South Portland’s Owen Maloney takes a hit while being guarded by Oxford Hills’ Teigan Pelletier in the Class AA title match. “Living in SoPo my whole life and being around South Portland basketball, it’s great to finally be able to bring it home after 30 years,” Maloney says. Brianna Soukup/staff photographer

After South Portland beat Oxford Hills to end the drought, Maloney, the latest in a litany of players who grew up dreaming of leading the Red Riots to a championship, explained how the 1992 side resonated with the current group.

“It’s a dream come true,” Maloney said. “Tears of joy to finally do this. Living in SoPo all my life and being around South Portland basketball, it’s great to finally bring it home after 30 years.

“Owen was on a mission,” Millington said. “All he wanted this year was to experience the joy of winning a state championship. These guys just wanted to be part of South Portland’s basketball legacy.

Although Millington was not on the roster for the 1992 championship, he is the most obvious link between past and present champions.

“Kevin Millington was kind of a big brother to me and my brother when we were playing sports,” Rich said. “Having him coach the team this year was just perfect.”

“I’m so happy for the boys and their families,” Keene added. “Happy for Coach ‘Milli’, who I played with, and happy for the community of South Portland who had to wait 30 years but never stopped supporting their favorite team. We have the best support from fans around.

John Wassenbergh of South Portland scored 43 points in the 1992 state title game. “I couldn’t be happier for this year’s team, and being connected on the 30th anniversary is a bond that we will always have,” he said. John Ewing/Staff File Photo

Wassenbergh, who came to South Portland as a senior from New York, became the team’s leading scorer before moving to St. Joseph’s College and playing professionally. He said his connection to the current team included Millington, but ran even deeper.

“I know Coach Millington well and I know how important it was to him to bring a championship back to South Portland,” Wassenbergh said. “He did a great job and the team should be proud. John Maloney (Owen Maloney’s father) and I both played at St. Joe’s, so I had the pleasure of speaking with Owen over the years. It was satisfying to see his dedication rewarded and I know it was important for him to have played so well. It’s not easy to win a Ballon d’Or and I’m sure it’s something he will treasure. I wish him the best in his college career.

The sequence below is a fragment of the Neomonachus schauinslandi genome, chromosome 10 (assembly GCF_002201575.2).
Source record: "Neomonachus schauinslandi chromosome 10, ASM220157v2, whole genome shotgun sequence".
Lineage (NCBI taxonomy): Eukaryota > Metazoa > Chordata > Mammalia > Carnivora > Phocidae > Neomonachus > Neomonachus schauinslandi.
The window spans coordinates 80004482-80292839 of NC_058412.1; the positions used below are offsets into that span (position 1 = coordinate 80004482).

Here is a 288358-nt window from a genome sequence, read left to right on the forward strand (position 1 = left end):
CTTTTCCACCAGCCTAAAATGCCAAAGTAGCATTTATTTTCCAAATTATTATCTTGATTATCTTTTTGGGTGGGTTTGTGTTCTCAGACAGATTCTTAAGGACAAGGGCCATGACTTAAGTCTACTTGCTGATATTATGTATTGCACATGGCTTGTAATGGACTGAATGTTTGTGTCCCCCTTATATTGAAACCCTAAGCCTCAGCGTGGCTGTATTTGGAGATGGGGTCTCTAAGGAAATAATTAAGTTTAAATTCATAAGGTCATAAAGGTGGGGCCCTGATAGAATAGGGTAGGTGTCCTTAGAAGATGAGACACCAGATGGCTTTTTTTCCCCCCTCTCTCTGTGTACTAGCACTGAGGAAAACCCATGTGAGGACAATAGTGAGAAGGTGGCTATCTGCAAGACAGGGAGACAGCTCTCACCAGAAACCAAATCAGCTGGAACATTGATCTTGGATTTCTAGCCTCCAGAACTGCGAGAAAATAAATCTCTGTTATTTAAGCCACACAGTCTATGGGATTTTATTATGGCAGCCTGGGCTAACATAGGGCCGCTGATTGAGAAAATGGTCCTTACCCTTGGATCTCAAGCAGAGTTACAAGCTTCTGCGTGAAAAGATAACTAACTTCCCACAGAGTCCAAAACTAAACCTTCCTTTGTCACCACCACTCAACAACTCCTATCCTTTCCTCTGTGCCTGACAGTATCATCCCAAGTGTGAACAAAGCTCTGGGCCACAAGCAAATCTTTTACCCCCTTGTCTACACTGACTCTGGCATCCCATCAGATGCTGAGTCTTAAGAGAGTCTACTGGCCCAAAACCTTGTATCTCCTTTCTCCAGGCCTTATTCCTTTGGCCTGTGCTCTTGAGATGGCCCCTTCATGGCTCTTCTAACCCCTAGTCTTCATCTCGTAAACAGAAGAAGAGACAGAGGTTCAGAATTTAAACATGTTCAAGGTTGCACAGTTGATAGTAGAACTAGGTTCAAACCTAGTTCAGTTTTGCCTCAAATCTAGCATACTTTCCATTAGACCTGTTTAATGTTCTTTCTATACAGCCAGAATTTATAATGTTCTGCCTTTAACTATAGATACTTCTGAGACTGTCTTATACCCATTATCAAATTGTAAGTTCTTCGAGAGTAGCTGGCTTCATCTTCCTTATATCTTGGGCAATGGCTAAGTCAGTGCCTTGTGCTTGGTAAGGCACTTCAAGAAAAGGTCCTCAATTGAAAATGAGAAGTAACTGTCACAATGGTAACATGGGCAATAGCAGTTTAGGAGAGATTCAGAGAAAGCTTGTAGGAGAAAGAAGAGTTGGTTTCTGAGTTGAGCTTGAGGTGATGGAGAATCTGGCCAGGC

Tony DiBiase was the coach of the 1992 team. At 68, he still works at South Portland High and coaches freshman boys basketball at Cheverus.

“Kevin was my first captain when I came to South Portland and then he was my freshman coach, so we’ve been close for a long time,” DiBiase said. “I was happy to see (the team) do well this year.”

With Estrella and Jackson returning next winter and basketball fever in the city, the program likely won’t have to wait decades for the next champion.

But there will never be another team like 2022.

Just like there’s never been a band like the heroes of 1992.

“I’m very proud of what we were able to accomplish in 1992 and the rich basketball tradition in South Portland,” Wassenbergh said. “We beat a lot of good teams from all over New England and New York that year. To stay undefeated and win in five overtime against Bangor will always be special.

“However, I couldn’t be happier for this year’s team, and being connected on the 30th anniversary is a bond we’ll always have. This year is all about them and their accomplishments, but it’s is good 30 years later to still be in the game.